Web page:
The Dilemmas of Dissidence in East-Central Europe: Citizen Intellectuals and Philosopher Kings

The Dilemmas of Dissidence in East-Central Europe: Citizen Intellectuals and Philosopher Kings

The Dilemmas of Dissidence in East-Central Europe: Citizen Intellectuals and Philosopher Kings

The Dilemmas of Dissidence in East-Central Europe: Citizen Intellectuals and Philosopher Kings

Excerpt

In November of 1995 Jeffrey Isaac published an article for Political Theory which condemned political theorists en masse in the United States for failing to take seriously the revolutions of 1989 in Central Europe, through which "the face of world politics for five decades was transformed" (1995: 636). 1989 was a political milestone equal in scope and importance to both the French and American Revolutions, yet unlike these two previous watersheds which had sparked much debate among political thinkers, and indeed to some extent been provoked by them, the reaction of the professional mainstream had been minimal. Isaac was critical of the pervasive silence and lack of attention paid to both the events themselves, and the activists/theorists and ideas behind them. The statistics are tellingly damning: in the years between 1989 and 1993 in his review of the "major outlets of political theory" (that is, the academic journals Political Theory, Polity, American Political Science Review, Philosophy and Public Affairs, and Ethics) he found that only two out of 384 articles dealt with 1989, one of which was a review essay (1995: 637). This represents a "shocking indictment" of political theory, and sharply contrasts with the canon. After all, thinkers from Plato and Machiavelli to Hegel, de Tocqueville and Marx were profoundly engagé with the events and political realities of their day.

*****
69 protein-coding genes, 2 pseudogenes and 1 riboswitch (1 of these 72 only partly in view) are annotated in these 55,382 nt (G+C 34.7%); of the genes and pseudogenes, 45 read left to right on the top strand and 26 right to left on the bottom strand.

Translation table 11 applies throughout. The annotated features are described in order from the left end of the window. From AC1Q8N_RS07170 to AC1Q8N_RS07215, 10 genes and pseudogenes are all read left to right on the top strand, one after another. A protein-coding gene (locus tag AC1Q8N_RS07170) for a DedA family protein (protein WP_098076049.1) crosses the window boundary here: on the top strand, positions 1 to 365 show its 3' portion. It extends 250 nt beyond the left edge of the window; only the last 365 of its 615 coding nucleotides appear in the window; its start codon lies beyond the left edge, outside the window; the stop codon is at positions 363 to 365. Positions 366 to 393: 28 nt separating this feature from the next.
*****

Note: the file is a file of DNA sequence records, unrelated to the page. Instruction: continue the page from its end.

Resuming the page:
Isaac suggests four possible reasons for "the strange silence of political theory" but in each case finds the explanation unsatisfactory. First, he posits that it is the recency of the events themselves, but then adds that current political theory "itself is so intellectually faddish "that it can" hardly plead patience and caution when it comes to interpreting current events" (1995: 638). Moreover, as Isaac argues, it is hard to maintain such a position in consideration of the great "canonic" theorists, such as Locke, Paine, Kant, Hegel, or Marx, who made it their business to comment on and theorize about the great events, move-

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